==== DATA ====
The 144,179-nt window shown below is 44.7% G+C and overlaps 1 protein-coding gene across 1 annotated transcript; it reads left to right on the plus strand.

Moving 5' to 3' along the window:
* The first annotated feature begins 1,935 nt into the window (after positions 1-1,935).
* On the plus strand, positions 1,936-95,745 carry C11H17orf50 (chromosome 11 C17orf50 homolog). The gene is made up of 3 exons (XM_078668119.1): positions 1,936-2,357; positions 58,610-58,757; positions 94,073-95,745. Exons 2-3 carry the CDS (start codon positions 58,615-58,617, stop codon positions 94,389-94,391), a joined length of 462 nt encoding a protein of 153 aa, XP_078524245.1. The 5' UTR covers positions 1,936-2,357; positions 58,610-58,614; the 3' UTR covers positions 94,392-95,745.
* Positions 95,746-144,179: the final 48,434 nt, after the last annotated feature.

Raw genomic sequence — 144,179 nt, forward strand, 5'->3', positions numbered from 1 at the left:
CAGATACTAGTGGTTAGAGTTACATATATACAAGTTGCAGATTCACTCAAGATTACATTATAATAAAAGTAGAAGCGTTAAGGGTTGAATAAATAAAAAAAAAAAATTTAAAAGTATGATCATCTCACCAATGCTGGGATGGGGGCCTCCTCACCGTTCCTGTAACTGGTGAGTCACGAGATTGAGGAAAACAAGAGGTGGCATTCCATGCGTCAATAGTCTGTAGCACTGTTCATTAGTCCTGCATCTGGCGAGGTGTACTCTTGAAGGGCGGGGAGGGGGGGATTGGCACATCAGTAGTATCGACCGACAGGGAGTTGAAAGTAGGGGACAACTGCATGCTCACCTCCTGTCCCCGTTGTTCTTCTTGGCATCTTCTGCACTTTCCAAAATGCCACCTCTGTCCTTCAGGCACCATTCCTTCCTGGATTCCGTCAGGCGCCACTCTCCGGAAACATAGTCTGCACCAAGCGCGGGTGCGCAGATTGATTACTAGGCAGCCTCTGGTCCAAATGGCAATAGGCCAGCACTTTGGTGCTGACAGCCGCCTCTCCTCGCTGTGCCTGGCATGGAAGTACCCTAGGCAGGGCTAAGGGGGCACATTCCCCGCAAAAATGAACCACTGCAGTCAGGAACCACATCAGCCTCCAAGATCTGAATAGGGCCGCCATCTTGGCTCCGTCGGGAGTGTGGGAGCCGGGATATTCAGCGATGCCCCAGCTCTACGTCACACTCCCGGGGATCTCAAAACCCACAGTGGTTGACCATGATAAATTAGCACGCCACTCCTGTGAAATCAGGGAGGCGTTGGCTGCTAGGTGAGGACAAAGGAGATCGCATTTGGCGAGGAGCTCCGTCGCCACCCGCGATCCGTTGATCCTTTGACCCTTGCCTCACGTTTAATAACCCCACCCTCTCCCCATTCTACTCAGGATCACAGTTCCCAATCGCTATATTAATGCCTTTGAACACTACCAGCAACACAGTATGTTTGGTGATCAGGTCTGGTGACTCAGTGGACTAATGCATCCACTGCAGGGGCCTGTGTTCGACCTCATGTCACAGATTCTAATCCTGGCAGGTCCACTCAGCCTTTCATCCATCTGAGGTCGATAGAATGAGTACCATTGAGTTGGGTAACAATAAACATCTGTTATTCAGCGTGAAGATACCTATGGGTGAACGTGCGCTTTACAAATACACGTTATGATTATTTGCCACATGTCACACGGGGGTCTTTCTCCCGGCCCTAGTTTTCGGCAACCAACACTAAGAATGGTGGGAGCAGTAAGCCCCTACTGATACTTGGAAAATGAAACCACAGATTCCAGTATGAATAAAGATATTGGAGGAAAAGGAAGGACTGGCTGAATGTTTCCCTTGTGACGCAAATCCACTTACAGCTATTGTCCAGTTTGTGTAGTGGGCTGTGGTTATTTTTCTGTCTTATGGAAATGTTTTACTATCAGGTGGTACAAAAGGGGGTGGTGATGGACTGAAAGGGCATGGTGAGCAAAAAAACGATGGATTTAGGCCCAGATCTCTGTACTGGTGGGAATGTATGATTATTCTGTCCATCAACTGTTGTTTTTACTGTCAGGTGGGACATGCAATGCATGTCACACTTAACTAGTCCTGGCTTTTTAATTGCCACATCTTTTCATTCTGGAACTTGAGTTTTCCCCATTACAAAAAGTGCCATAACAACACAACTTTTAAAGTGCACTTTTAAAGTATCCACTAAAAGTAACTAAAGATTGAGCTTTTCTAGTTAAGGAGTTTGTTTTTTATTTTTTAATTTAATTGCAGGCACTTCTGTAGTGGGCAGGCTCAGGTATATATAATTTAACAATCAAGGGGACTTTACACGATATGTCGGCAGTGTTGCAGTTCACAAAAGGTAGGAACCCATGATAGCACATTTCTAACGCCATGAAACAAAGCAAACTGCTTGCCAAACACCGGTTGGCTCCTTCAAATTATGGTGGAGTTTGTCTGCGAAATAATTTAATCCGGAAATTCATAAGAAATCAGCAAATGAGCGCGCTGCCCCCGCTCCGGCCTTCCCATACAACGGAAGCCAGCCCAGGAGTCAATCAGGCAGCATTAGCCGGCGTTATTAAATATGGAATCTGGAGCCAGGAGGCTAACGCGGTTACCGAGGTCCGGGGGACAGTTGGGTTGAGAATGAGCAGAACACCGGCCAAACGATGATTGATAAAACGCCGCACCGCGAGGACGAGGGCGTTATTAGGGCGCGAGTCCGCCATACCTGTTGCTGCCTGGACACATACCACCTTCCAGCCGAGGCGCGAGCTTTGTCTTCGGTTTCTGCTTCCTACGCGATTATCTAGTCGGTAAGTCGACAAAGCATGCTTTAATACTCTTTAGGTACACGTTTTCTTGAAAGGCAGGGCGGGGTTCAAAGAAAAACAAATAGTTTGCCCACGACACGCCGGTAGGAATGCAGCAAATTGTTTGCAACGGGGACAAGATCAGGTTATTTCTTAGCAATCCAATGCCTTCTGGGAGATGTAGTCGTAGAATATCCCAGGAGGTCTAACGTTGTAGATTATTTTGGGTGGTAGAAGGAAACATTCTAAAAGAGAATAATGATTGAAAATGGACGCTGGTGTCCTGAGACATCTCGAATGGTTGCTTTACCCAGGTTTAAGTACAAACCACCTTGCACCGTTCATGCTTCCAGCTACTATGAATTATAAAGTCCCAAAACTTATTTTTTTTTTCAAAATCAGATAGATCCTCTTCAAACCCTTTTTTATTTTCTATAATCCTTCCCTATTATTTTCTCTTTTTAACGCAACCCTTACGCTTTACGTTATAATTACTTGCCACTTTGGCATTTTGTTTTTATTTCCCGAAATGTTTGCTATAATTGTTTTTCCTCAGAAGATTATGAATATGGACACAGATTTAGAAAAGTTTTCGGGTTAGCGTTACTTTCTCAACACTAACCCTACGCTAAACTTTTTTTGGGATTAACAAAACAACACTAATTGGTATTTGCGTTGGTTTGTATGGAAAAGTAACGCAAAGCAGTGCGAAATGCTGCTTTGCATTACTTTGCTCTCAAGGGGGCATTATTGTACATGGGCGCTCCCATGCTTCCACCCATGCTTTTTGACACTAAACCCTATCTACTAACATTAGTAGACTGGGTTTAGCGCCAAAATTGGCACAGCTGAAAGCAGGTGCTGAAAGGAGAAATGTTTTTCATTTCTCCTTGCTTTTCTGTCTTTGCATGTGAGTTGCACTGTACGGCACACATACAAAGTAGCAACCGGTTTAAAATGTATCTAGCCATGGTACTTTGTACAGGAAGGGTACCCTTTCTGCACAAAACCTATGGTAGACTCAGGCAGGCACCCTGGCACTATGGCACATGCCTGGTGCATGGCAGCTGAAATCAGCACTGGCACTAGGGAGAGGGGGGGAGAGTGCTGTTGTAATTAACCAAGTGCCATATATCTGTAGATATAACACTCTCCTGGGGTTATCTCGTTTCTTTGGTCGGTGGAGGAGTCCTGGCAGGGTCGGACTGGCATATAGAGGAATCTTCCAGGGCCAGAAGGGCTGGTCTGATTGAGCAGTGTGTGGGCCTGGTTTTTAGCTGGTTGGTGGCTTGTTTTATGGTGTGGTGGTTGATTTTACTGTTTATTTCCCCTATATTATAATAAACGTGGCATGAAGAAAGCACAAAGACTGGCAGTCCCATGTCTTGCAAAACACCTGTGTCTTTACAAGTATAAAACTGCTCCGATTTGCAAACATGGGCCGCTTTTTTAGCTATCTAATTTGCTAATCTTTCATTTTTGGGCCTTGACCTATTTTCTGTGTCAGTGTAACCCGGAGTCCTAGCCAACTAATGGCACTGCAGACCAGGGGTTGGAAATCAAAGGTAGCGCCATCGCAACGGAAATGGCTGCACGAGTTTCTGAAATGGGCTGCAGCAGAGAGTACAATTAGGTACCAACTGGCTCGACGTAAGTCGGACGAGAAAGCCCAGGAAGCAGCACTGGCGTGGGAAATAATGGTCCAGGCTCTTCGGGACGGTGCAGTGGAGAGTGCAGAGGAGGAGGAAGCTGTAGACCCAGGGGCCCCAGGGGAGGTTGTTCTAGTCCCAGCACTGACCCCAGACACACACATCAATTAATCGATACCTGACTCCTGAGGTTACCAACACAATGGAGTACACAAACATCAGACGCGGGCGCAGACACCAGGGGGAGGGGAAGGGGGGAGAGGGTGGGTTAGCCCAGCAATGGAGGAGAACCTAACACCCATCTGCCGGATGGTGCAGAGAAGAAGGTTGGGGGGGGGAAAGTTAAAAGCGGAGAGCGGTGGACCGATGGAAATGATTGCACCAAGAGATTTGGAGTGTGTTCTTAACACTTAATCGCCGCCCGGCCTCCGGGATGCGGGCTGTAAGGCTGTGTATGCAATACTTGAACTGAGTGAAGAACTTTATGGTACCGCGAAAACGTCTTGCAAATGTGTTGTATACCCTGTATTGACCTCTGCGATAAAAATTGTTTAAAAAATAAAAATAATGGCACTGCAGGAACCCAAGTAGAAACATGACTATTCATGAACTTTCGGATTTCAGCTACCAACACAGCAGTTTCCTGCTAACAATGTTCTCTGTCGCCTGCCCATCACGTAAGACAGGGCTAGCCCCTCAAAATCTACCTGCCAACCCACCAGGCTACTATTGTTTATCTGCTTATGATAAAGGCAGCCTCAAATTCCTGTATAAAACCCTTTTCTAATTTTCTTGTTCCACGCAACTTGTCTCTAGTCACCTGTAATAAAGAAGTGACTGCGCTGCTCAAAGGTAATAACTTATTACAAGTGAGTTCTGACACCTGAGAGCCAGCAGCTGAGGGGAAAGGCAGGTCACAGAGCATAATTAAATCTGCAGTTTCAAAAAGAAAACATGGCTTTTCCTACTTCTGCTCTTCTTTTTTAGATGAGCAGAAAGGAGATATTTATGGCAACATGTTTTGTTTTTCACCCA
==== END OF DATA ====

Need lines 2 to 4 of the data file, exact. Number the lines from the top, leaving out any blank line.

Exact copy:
Moving 5' to 3' along the window:
* The first annotated feature begins 1,935 nt into the window (after positions 1-1,935).
* On the plus strand, positions 1,936-95,745 carry C11H17orf50 (chromosome 11 C17orf50 homolog). The gene is made up of 3 exons (XM_078668119.1): positions 1,936-2,357; positions 58,610-58,757; positions 94,073-95,745. Exons 2-3 carry the CDS (start codon positions 58,615-58,617, stop codon positions 94,389-94,391), a joined length of 462 nt encoding a protein of 153 aa, XP_078524245.1. The 5' UTR covers positions 1,936-2,357; positions 58,610-58,614; the 3' UTR covers positions 94,392-95,745.